Cooper directs with an unerring instinct for intimacy and a flawless sense of proportion, whether in the big moments or the small ones; every performance is measured without seeming to be calculated. Christian Bale’s Russell Baze works those of a mill in a Pennsylvania town where they’re still making steel, though not for much longer; heavy industry has been moving to Asia. You love him, because the only person that’s gonna be there no matter what happens in your life is that little motherfucker.” Howard has never forgotten those words, and they’ve helped him through some pretty desperate moments.

At one time, he was going to be a big movie star, having built his reputation on films like Crash (2005) and Hustle & Flow (2005) and his bank account with movies like Iron Man (2008), for which he was paid $3.5 million, more than any other member of the cast, including star Robert Downey Jr. He soon found himself reduced to $40,000 a movie. “When all that stuff went down about me, you’re not in any bargaining position,” he says. “You’re shunned.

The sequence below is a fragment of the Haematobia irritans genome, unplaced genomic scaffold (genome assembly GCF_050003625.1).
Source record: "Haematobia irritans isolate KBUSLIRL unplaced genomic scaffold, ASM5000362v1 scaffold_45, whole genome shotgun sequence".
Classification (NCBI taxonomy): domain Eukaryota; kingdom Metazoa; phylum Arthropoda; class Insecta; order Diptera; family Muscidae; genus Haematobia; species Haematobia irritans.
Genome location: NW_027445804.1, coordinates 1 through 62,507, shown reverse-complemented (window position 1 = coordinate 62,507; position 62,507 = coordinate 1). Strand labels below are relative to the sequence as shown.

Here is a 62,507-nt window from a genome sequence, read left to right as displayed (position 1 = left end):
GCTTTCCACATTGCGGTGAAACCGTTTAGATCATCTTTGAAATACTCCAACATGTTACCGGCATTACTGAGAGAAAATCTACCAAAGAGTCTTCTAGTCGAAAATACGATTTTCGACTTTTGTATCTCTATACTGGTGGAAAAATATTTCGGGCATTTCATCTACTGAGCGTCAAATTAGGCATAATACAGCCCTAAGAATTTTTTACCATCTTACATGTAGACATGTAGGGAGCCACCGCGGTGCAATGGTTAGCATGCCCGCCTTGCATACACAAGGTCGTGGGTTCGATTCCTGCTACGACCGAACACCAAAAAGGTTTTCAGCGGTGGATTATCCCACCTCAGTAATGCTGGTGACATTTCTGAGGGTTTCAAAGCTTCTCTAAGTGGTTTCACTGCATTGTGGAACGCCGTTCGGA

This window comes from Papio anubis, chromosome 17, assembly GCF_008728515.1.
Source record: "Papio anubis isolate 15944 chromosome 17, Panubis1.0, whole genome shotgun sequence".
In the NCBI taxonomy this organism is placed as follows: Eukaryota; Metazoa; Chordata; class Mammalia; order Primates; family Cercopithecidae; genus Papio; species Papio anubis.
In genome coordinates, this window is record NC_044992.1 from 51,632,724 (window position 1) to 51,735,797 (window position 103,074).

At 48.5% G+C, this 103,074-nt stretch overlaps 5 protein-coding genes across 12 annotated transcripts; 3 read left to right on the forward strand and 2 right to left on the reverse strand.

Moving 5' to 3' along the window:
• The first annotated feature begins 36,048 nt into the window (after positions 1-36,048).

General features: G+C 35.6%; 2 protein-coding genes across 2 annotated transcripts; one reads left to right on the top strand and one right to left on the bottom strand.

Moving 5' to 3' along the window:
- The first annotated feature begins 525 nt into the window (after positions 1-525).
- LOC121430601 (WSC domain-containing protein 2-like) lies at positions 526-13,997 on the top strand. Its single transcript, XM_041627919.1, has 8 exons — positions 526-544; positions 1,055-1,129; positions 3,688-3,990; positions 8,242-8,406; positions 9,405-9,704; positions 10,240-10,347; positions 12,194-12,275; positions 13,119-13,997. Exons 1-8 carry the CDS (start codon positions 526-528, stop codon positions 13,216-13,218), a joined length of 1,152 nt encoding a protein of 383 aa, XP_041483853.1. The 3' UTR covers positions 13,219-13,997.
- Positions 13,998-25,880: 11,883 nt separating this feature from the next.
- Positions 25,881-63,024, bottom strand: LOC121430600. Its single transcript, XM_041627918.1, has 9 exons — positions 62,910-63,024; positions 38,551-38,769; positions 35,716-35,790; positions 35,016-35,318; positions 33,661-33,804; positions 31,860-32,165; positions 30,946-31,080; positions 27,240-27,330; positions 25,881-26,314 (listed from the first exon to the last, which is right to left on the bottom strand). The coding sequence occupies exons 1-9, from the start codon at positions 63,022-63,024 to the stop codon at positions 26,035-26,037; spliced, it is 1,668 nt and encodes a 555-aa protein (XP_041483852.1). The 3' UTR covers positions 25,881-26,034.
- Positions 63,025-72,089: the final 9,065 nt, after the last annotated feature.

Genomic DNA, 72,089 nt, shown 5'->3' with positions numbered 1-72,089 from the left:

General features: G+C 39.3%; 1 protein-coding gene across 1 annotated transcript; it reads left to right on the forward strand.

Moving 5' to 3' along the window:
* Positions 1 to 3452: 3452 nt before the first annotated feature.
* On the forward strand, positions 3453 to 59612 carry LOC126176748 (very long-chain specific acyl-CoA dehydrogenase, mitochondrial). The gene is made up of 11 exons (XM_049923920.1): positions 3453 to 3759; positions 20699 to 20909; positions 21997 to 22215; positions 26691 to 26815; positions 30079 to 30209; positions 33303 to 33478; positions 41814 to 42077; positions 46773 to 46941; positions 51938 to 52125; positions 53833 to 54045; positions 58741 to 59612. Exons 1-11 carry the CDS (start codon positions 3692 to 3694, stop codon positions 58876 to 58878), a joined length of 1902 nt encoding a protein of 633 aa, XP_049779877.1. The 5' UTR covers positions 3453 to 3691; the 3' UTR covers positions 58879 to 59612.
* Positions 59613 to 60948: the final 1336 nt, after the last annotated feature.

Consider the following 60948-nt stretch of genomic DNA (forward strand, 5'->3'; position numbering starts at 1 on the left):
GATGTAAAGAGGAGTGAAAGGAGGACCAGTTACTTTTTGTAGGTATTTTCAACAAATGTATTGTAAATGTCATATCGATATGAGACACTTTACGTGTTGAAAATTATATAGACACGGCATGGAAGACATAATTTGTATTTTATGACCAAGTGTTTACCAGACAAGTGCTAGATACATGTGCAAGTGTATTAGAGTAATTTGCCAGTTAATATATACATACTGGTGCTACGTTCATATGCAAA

He wrote forward and backward, with both his right and left hands, sometimes using symbols he made up that look foreign, if not alien, to keep his ideas secret until they could be patented. They bear a similarity to building blocks but the shapes are infinitely more complex, in two dimensions and three, tied together by copper wire or held in place by magnets.

He loves them just as much as he loves himself and his infant son, Qirin, who is sleeping nearby and will one day inherit U.S. patent 20150079872 A1 (“Systems and methods for enhanced building-block applications”), among others. Taking a seat not far from Qirin, he says, “Anything you do against yourself is an attack against the people you care about.” (Later on, he will admit to “sneaking a cigarette here and there.”) Pak is here, too, tending to the child. There’s nothing worse than being a broke movie star.” “The suburbs,” Howard says, “as soon as they free up my money.” He goes on, “It’s always been a hard road for me. A few weeks later, it comes out that he and Pak had separated in mid-2014, with her filing for divorce earlier this year, citing “irreconcilable differences,” and a month from now, their divorce will be final.